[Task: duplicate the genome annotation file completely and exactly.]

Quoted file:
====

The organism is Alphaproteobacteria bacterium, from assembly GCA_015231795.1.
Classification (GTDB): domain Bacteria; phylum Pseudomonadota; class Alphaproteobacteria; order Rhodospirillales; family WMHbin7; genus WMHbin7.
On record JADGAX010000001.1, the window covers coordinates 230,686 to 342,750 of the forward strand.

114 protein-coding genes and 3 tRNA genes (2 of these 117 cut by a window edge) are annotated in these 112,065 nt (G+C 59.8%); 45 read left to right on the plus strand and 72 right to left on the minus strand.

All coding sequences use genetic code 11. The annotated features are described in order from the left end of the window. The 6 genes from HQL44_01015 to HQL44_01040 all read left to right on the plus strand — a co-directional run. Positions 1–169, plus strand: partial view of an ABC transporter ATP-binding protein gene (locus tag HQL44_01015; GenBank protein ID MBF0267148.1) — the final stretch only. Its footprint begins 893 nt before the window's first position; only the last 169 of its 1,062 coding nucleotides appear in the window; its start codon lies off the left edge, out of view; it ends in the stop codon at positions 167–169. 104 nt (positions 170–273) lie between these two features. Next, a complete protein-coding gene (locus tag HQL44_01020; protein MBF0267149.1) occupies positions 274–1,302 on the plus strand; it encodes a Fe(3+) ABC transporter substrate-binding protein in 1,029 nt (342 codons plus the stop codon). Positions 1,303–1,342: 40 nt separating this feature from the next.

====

The organism is Alphaproteobacteria bacterium, from assembly GCA_015231795.1.
Classification (GTDB): domain Bacteria; phylum Pseudomonadota; class Alphaproteobacteria; order Rhodospirillales; family WMHbin7; genus WMHbin7.
On record JADGAX010000001.1, the window covers coordinates 230,686 to 342,750 of the forward strand.

114 protein-coding genes and 3 tRNA genes (2 of these 117 cut by a window edge) are annotated in these 112,065 nt (G+C 59.8%); 45 read left to right on the plus strand and 72 right to left on the minus strand.

All coding sequences use genetic code 11. The annotated features are described in order from the left end of the window. The 6 genes from HQL44_01015 to HQL44_01040 all read left to right on the plus strand — a co-directional run. Positions 1–169, plus strand: partial view of an ABC transporter ATP-binding protein gene (locus tag HQL44_01015; GenBank protein ID MBF0267148.1) — the final stretch only. Its footprint begins 893 nt before the window's first position; only the last 169 of its 1,062 coding nucleotides appear in the window; its start codon lies off the left edge, out of view; it ends in the stop codon at positions 167–169. 104 nt (positions 170–273) lie between these two features. Next, a complete protein-coding gene (locus tag HQL44_01020; protein MBF0267149.1) occupies positions 274–1,302 on the plus strand; it encodes a Fe(3+) ABC transporter substrate-binding protein in 1,029 nt (342 codons plus the stop codon). Positions 1,303–1,342: 40 nt separating this feature from the next.